Brucella spp., are Gram negative bacteria that cause disease by growing within monocyte/macrophage lineage cells. Clinical manifestations of brucellosis are immune mediated, not due to bacterial virulence factors. Acquired immunity to brucellosis has been studied through observations of naturally infected hosts (cattle, goats), mouse models (mice), and human infection. Even though Brucella spp. are known for producing mechanisms that evade the immune system, cell-mediated immune responses drive the clinical manifestations of human disease after exposure to Brucella species, as high antibody responses are not associated with protective immunity. The precise mechanisms by which cell-mediated immune responses confer protection or lead to disease manifestations remain undefined. Descriptive studies of immune responses in human brucellosis show that TH1 (interferon-γ-producing T cells) are associated with dominant immune responses, findings consistent with animal studies. Whether these T cell responses are protective, or determine the different clinical responses associated with brucellosis is unknown, especially with regard to undulant fever manifestations, relapsing disease, or are associated with responses to distinct sets of Brucella spp. antigens are unknown. Few data regarding T cell responses in terms of specific recognition of Brucella spp. protein antigens and peptidic epitopes, either by CD4+ or CD8+ T cells, have been identified in human brucellosis patients. Additionally because current attenuated Brucella vaccines used in animals cause human disease, there is a true need for a recombinant protein subunit vaccine for human brucellosis, as well as for improved diagnostics in terms of prognosis and identification of unusual forms of brucellosis. This review will focus on current understandings of antigen-specific immune responses induced Brucella peptidic epitopes that has promise for yielding new insights into vaccine and diagnostics development, and for understanding pathogenetic mechanisms of human brucellosis.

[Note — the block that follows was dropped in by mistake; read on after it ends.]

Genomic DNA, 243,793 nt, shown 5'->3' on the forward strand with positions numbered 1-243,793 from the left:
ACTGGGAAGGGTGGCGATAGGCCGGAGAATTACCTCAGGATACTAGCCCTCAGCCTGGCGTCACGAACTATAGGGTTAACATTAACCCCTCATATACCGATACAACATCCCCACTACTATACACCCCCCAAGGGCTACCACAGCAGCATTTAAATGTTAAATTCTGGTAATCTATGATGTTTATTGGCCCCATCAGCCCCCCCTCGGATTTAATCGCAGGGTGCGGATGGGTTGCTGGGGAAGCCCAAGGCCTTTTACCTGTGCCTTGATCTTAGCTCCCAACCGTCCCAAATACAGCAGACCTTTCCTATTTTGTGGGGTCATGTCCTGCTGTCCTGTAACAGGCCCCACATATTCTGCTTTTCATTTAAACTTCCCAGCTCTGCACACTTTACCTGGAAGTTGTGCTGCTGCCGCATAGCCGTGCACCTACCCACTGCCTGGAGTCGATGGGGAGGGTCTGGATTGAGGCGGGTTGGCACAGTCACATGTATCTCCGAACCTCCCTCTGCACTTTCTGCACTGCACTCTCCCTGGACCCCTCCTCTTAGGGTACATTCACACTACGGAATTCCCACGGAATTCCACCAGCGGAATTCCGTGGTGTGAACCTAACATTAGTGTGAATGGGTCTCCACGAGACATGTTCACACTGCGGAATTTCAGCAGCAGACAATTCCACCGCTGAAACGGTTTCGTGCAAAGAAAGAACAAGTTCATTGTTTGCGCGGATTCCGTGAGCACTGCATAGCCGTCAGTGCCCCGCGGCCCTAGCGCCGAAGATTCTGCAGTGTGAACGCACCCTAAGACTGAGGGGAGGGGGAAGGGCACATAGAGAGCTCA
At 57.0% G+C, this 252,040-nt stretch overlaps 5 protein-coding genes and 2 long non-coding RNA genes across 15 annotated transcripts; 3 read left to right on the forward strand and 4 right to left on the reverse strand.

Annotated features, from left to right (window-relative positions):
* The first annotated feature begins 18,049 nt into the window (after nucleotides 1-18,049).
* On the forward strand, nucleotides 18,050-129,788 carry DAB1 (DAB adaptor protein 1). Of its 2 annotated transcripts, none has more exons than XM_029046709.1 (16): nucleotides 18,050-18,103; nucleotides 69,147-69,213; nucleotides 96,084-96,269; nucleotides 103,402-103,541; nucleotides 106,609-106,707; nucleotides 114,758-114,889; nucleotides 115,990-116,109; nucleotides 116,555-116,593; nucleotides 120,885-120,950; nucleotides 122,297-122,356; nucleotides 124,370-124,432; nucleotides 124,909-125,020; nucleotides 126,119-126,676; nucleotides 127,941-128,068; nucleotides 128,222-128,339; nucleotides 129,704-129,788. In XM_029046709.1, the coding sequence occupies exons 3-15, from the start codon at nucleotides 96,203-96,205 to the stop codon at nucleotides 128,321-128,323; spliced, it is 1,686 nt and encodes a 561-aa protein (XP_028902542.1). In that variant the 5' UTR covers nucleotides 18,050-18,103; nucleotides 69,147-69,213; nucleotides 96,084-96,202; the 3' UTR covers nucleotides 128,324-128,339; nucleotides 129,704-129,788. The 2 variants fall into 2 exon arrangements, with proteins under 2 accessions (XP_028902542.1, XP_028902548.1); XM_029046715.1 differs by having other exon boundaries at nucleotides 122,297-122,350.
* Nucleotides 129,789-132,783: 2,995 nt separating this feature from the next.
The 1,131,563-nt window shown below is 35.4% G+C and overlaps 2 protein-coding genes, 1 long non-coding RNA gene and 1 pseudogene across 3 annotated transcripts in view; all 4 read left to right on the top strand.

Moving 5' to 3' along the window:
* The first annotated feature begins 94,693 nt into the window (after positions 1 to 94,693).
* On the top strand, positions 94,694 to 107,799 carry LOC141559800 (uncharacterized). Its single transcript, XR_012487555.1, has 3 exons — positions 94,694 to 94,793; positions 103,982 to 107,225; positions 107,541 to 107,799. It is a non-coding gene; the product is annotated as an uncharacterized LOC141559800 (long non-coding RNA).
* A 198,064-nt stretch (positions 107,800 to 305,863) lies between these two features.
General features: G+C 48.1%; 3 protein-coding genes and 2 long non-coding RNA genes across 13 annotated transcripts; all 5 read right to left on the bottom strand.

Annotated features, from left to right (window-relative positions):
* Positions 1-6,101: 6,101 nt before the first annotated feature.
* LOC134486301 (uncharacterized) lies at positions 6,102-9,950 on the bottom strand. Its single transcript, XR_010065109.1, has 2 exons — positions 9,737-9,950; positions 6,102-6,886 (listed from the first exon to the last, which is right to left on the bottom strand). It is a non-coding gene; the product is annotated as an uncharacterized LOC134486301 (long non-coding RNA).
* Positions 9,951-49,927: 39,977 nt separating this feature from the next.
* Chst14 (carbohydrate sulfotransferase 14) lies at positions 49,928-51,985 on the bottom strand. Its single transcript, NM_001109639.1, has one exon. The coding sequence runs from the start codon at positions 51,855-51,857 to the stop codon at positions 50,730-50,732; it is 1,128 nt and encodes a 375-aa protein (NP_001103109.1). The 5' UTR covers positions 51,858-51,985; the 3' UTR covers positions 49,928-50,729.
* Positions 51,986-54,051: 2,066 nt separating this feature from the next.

T cell epitope; immunology; Brucella; zoonotic diseases; systems biology
Misuse of antimicrobials (AMs) and antimicrobial resistance (AMR) are global concerns. The present study evaluated knowledge, attitudes and practices about AMR and AM prescribing among medical doctors in two large public hospitals in Lima, Peru, a middle-income country.
Cross-sectional study using a self-administered questionnaire
A total of 256 participants completed the questionnaire (response rate 82%). Theoretical knowledge was good (mean score of 6 ± 1.3 on 7 questions) in contrast to poor awareness (< 33%) of local AMR rates of key-pathogens. Participants strongly agreed that AMR is a problem worldwide (70%) and in Peru (65%), but less in their own practice (22%). AM overuse was perceived both for the community (96%) and the hospital settings (90%). Patients' pressure to prescribing AMs was considered as contributing to AM overuse in the community (72%) more than in the hospital setting (50%). Confidence among AM prescribing was higher among attending physicians (82%) compared to residents (30%, p < 0.001%). Sources of information considered as very useful/useful included pocket-based AM prescribing guidelines (69%) and internet sources (62%). Fifty seven percent of participants regarded AMs in their hospitals to be of poor quality. Participants requested more AM prescribing educational programs (96%) and local AM guidelines (92%).
This survey revealed topics to address during future AM prescribing interventions such as dissemination of information about local AMR rates, promoting confidence in the quality of locally available AMs, redaction and dissemination of local AM guidelines and addressing the general public, and exploring the possibilities of internet-based training.
Antimicrobial resistance - Antimicrobial use - Knowledge; attitude and practice survey
In high multidrug resistant (MDR) tuberculosis (TB) prevalence areas, drug susceptibility testing (DST) at diagnosis is recommended for patients with risk factors for MDR. However, this approach might miss a substantial proportion of MDR-TB in the general population. We studied primary MDR in patients considered to be at low risk of MDR-TB in Lima, Peru.
We enrolled new sputum smear-positive TB patients who did not report any MDR-TB risk factor: known exposure to a TB patient whose treatment failed or who died or who was known to have MDR-TB; immunosuppressive co-morbidities, ex prison inmates; prison and health care workers; and alcohol or drug abuse. A structured questionnaire was applied to all enrolled participants to confirm the absence of these factors and thus minimize underreporting. Sputum from all participants was cultured on Löwenstein-Jensen media and DST for first line drugs was performed using the 7H10 agar method.
Of 875 participants with complete data, 23.2% (203) had risk factors for MDR-TB elicited after enrolment. Among the group with no reported risk factors who had a positive culture, we found a 6.3% (95%CI 4.4–8.3) (37/584) rate of MDR-TB. In this group no epidemiological characteristics were associated with MDR-TB. Thus, in this group, multidrug resistance occurred in patients with no identifiable risk factors.